Skibbereen eyes up ‘twin' option with town in US

September 22nd, 2016 5:10 PM

By Southern Star Team

Skibbereen has received a letter from a US town

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A NEWLY-formed committee is looking to twin Skibbereen with a coastal community in Boston.

Mac Dara O h-ici of Cork County Council informed members of the Municipal District of West Cork that the people of Scituate – a town 26 miles south of Boston, Massachusetts – wrote to the local authority last July, seeking a twin. The residents wrote to say they are ‘exploring the possibility of establishing a sister city relationship’ and pointed out that more than 47% of the town’s residents are of Irish descent.

At the time, Cllr Joe Carroll (FF) agreed to discuss the proposal with members of Skibbereen and District Chamber of Commerce, as well as local tourism and community groups. And the Skibbereen Heritage Centre was also mentioned as a valuable asset in terms of forging links with towns like Scituate.

At a meeting of the Municipal District in Bantry on Monday, Cllr Carroll said there is interest in twinning with the town, which has a year-round population of 18,886, and a summertime population of 30,000. It was agreed that three members of the Municipal District – namely Joe Carroll, Mary Hegarty (FG) and Paul Hayes (SF) – would form the nucleus of the new committee.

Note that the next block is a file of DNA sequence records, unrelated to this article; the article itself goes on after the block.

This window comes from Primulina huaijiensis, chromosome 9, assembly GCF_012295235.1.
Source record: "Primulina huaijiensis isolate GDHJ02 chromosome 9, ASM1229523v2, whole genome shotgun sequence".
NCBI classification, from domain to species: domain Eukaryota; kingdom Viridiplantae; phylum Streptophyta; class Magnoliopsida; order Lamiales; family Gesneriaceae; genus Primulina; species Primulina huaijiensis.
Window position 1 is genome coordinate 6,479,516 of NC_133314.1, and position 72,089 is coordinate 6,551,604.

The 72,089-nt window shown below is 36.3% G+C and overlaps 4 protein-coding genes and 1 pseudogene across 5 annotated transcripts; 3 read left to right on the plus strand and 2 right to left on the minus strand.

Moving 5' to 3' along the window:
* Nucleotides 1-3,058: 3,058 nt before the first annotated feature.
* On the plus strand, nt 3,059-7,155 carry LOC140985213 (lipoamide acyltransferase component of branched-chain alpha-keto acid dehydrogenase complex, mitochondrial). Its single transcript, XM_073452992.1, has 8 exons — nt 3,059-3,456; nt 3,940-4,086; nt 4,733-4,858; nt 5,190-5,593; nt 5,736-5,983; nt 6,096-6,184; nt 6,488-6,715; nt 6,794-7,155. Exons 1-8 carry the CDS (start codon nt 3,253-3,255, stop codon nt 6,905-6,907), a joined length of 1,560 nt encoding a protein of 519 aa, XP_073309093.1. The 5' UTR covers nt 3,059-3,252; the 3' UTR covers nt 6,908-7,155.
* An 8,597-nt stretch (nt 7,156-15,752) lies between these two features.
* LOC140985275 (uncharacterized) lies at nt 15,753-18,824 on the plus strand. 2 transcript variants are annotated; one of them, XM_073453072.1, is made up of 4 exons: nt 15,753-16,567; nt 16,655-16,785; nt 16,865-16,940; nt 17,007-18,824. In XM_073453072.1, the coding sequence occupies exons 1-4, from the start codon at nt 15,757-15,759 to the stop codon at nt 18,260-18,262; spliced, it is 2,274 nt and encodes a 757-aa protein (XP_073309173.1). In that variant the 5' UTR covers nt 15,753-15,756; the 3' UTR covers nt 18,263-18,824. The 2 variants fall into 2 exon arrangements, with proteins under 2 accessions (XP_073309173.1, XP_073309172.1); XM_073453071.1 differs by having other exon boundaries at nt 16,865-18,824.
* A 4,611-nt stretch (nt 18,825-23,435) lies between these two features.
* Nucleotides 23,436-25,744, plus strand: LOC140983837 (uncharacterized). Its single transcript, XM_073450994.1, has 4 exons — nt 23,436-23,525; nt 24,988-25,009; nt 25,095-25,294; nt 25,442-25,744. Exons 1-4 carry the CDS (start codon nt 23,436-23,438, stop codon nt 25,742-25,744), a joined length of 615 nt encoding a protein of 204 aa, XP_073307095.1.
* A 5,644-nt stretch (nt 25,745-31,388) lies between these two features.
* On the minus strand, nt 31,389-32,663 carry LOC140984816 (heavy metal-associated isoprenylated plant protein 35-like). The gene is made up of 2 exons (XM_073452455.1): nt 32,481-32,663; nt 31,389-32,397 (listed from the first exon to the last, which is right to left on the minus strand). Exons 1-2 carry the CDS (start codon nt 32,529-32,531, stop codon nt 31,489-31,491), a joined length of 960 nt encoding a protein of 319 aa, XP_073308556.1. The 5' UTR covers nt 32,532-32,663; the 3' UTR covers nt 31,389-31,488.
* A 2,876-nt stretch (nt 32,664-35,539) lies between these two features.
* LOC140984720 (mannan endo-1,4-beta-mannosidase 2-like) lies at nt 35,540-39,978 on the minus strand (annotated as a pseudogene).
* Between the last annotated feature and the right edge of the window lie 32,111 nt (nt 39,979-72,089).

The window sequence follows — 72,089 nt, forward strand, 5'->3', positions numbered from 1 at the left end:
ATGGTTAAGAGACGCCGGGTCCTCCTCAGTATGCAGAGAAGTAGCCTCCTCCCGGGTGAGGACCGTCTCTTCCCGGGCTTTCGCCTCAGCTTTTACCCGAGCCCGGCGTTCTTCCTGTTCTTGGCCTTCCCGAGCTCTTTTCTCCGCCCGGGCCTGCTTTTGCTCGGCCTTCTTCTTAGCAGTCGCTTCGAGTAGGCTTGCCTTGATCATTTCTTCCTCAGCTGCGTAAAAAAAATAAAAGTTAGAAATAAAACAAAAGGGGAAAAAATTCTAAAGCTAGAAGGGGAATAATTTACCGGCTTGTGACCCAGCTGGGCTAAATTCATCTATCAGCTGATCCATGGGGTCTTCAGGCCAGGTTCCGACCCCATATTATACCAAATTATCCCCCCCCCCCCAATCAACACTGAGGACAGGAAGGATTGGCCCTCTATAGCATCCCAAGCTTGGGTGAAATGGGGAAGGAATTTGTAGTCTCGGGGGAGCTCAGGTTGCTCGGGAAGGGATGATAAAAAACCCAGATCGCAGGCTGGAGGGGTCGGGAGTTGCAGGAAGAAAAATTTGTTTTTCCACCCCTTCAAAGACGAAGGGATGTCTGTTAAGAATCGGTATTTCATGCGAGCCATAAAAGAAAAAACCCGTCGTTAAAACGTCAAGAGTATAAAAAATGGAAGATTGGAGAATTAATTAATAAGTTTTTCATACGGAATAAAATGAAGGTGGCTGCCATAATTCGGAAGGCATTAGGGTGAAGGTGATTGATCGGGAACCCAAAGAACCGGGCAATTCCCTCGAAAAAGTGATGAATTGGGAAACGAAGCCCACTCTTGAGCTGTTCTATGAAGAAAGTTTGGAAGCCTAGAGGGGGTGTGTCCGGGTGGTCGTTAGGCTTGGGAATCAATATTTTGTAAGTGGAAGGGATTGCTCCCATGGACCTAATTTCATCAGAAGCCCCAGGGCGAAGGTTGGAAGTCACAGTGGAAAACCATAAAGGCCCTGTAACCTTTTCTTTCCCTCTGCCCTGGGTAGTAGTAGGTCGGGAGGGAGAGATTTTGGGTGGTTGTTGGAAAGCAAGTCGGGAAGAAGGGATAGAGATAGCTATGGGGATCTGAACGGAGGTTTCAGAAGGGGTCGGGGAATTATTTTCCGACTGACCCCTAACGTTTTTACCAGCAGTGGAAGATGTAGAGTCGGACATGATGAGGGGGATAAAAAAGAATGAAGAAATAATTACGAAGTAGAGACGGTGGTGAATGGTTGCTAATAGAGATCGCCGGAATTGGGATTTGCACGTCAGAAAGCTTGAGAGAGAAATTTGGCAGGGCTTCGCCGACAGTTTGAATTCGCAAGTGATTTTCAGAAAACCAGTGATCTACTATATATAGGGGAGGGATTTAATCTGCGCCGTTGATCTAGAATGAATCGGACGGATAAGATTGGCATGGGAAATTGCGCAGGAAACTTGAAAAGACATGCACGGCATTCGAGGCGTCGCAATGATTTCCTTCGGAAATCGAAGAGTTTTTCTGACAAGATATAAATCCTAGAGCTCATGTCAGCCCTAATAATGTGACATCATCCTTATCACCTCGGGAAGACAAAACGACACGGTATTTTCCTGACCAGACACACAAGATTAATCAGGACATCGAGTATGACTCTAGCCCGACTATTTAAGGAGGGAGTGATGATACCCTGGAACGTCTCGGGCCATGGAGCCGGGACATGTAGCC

‘We have seen how good the twinning relationship is between Kinsale and Newport, Rhode Island,’ said Cllr Carroll, who is hoping that this endeavour will prove to be as successful. 

Mac Dara O h-ici said the twinning of towns has proved to be beneficial from an economic and social point of view.

In Bantry, Cllr Mary Hegarty said its long-standing twinning association with La Crosse in America has had many benefits, and their visit to Bantry last year was very enjoyable.

‘Twinning does create a positive economic impact in our towns,’ said Cllr Hegarty, who also pointed out that a new government department for Diaspora Affairs is encouraging the formation of links with European and American communities.

‘People want to come back and learn about their history,’ she said. And, in towns like Skibbereen, there are families ‘who want to come back and establish a business.’

Cllr Paul Hayes (SF) said Clonakilty’s 30-year relationship with Waldaschaff in Germany continues to be one of the real twinning success stories. He said almost every teenager in the town had gone over to visit at one time or another. ‘It’s like Christy Moore says: “We go there and they come here’,’ he said.

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